Why You Should Take a Pay Cut to Telecommute

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An IDG peer of mine recently wrote an article proclaiming that workers who are willing to take a pay cut in exchange for working from home have not fully considered the impact of that trade-off. If you stop to do the math, though, a reasonable pay cut is actually more like a raise when you're working from home.

In the article, Meredith Levinson talks about a variety of recent surveys related to telecommuting. A FINS.com informal online poll found 92 percent of respondents would accept a dream job that requires them to work from home. A survey from the tech careers site Dice.com reported that more than a third of IT workers are willing to take up to a 10 percent pay cut to telecommute. Finally, she also notes that many of the comments on Slashdot related to the Dice.com survey agree that a pay cut is reasonable.

Online Collaboration
Working from home is a win-win for the employer and the employee.
Artwork: Chip Taylor
Levinson doesn't agree, though. In fact, given the many benefits for the employer, she feels that a pay raise is in order to workers who telecommute. I understand her point, and I agree. In fact, I wrote an article at the beginning of this year explaining why both employers and employees benefit from telecommuting.

It is true that the employer has significant incentive to promote telecommuting. Telecommuting simultaneously boosts productivity and significantly cuts costs. If you add up the money saved in office space, power, climate control, networking, janitorial services, and in many cases even the technology used if workers rely on their own home PC and/or smartphones, the company can save a ton of money by letting users stay home. Based on that, I can see why it might seem like you should get a raise instead of a cut.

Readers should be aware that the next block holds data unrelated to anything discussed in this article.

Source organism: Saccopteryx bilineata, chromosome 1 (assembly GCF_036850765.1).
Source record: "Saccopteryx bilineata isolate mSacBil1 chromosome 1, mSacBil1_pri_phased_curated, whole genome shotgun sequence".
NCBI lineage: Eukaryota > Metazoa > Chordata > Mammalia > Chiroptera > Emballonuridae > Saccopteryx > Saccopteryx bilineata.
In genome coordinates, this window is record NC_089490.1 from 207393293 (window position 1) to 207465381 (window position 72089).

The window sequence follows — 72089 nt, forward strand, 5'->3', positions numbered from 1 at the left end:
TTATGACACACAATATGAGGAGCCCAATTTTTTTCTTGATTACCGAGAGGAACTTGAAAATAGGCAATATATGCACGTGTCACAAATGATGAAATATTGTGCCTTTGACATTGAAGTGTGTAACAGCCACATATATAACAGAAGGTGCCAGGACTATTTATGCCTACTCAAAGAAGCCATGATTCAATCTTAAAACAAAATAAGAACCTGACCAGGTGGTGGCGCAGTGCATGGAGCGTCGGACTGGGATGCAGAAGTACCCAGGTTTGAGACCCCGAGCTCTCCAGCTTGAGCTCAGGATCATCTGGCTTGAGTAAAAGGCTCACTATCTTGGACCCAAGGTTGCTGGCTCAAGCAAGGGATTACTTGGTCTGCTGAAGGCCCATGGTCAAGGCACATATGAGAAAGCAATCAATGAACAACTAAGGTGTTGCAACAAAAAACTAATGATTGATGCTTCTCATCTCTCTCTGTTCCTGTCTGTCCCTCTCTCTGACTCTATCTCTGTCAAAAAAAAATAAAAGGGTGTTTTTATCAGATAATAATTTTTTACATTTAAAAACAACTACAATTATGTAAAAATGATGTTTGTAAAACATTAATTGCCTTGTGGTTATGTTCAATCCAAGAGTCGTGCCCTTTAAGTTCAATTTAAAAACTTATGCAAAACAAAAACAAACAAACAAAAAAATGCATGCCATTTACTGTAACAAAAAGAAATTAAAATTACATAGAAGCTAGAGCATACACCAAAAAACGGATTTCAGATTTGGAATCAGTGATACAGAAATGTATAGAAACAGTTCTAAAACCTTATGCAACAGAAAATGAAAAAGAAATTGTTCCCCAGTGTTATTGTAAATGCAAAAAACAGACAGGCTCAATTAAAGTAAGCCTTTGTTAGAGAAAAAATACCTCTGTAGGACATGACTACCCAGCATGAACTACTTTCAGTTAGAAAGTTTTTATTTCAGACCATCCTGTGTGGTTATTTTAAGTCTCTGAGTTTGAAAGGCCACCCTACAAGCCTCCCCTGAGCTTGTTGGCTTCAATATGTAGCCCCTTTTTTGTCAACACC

But, having worked from home for ten straight years, I can also quantify the value from the employee perspective, and a ten percent cut seems like a reasonable trade. I don't have to spend any money on gas, or wear and tear on my car (or risk playing highway roulette and getting into an accident) to get to and from work each day. I don't have to invest as much in my wardrobe--T-shirts and pajama pants are generally less expensive than slacks and dress shirts, plus they don't have to be drycleaned. I don't have to spend as much eating out for lunch or buying special lunch items to pack.

There are also a number of ‘intangibles'. I can sleep later because I don't have to get ready for work. I get back two to four hours of day of personal time that I would be wasting if I had to spend it in rush hour to and from work each day. Instead of wasting time whining about my manager or chatting about sports with co-workers, I can get some laundry done, or repair a dysfunctional doorknob--the kinds of things that would still have to get done if I worked in an office, but would further cut into my own personal time.

For me, the math was even simpler. Even when I had a ‘day job', I was still doing freelance writing. That time that I would be wasting getting ready for work, and driving to and from work each day adds up to about 20 hours a week I could be writing and making more money.

Then, there are the intangibles you just can't put a price on. I am here when my kids wake up, and I can make them breakfast and spend time with them. I can sit on the patio and have lunch with my wife next to the pool. It also means I have way more time to be involved with my family, or to attend events and activities. No offense to my peers, but I would much rather spend my day with my wife and kids.

You have to do the math and don't get stuck on the fact that the employer will come out ahead in the deal. It is a win-win. As long as the pay "cut" is reasonable, it is more than offset by the money you'll save and the quality of life telecommuting affords you. In the end, that pay cut will feel more like a raise.

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